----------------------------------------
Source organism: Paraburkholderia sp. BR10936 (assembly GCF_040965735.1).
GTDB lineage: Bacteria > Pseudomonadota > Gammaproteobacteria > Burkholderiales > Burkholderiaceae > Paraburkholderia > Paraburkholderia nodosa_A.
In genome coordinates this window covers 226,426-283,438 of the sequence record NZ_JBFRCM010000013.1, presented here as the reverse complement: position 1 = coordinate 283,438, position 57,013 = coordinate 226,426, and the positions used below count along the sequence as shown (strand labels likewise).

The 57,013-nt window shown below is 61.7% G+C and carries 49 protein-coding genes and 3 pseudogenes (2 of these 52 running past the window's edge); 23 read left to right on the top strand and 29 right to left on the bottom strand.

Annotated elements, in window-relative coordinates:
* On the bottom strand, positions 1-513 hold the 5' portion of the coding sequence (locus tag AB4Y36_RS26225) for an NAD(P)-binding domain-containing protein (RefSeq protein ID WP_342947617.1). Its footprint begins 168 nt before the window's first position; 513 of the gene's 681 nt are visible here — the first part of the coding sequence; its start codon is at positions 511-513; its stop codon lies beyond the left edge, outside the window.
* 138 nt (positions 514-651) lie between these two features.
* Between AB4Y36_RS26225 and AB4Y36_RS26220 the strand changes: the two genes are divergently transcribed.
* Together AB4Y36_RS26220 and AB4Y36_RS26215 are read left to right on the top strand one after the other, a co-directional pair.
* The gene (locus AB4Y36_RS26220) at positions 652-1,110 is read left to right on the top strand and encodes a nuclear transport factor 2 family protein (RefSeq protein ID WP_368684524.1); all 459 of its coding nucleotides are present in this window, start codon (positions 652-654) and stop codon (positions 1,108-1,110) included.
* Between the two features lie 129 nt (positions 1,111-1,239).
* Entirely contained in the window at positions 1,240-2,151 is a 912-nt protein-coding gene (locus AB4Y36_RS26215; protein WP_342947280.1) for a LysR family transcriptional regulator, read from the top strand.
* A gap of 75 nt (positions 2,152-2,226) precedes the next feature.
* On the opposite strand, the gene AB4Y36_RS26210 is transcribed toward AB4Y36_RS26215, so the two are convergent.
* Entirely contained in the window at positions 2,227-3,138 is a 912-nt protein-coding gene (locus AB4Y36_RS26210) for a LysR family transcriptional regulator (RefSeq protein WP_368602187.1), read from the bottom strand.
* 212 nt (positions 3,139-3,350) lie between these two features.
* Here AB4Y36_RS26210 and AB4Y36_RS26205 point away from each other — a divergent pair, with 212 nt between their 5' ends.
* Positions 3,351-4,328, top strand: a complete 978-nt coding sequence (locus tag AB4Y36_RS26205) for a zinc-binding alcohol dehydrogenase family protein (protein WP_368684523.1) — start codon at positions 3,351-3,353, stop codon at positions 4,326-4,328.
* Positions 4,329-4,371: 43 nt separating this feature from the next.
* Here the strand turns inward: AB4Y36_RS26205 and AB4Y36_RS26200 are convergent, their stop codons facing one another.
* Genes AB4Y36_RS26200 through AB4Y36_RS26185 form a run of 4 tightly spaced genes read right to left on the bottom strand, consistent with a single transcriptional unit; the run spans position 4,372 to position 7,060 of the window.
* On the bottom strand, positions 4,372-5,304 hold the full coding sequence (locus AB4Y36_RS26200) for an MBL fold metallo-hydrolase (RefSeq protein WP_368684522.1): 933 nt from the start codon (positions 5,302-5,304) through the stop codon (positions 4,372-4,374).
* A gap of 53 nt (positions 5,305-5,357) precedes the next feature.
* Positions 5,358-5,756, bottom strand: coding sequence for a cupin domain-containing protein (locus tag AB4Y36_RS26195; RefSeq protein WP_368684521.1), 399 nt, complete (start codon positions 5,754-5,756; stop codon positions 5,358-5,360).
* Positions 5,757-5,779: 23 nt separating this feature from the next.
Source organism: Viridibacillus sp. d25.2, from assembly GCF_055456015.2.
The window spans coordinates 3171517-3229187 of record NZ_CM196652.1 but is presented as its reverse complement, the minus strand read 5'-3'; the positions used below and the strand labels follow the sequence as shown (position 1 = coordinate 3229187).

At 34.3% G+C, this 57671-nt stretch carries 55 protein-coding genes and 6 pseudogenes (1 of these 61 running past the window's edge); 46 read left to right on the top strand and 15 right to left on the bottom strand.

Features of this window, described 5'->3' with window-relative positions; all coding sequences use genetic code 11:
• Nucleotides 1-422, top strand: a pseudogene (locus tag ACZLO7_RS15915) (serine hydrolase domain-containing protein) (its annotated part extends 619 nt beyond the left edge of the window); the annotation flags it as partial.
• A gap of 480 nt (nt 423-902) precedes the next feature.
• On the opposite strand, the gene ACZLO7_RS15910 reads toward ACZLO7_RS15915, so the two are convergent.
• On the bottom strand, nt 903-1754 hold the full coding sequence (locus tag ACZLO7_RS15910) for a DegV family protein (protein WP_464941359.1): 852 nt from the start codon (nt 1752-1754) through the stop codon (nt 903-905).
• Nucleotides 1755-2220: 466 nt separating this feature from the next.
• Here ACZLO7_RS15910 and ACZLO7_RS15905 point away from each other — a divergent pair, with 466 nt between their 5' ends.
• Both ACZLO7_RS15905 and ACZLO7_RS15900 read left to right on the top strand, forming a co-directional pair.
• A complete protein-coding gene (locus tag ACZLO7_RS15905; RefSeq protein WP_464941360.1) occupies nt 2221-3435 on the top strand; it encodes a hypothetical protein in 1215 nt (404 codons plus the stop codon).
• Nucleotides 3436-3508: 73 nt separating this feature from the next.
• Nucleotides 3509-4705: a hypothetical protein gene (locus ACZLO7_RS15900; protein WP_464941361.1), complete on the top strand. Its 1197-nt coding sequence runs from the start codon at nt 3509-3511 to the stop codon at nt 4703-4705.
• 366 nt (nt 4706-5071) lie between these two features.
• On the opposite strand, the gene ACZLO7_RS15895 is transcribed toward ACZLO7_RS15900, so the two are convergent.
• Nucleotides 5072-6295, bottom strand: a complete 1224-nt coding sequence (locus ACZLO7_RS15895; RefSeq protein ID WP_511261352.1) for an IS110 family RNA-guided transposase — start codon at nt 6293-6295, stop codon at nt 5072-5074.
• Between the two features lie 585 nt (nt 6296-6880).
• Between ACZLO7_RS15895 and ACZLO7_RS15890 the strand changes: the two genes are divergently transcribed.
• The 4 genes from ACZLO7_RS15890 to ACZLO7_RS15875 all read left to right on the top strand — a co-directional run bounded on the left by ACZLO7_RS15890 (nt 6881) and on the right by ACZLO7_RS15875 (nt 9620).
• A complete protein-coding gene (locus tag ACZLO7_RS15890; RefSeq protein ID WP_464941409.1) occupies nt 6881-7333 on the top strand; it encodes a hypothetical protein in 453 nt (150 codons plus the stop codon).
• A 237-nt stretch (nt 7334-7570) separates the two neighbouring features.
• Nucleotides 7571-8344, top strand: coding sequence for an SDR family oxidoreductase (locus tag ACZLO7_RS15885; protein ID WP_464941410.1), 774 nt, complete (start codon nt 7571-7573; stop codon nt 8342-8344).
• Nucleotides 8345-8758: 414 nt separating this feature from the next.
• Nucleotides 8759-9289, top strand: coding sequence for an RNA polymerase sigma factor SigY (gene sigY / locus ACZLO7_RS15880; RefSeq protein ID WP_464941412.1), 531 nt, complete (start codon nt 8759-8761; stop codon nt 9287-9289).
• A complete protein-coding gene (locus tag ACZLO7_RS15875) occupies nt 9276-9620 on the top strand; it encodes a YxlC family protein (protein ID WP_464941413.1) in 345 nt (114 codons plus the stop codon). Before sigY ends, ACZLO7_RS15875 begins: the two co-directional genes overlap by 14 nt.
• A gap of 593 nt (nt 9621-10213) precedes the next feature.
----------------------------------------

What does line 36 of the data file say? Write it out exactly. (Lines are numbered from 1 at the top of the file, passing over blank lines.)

• Both ACZLO7_RS15905 and ACZLO7_RS15900 read left to right on the top strand, forming a co-directional pair.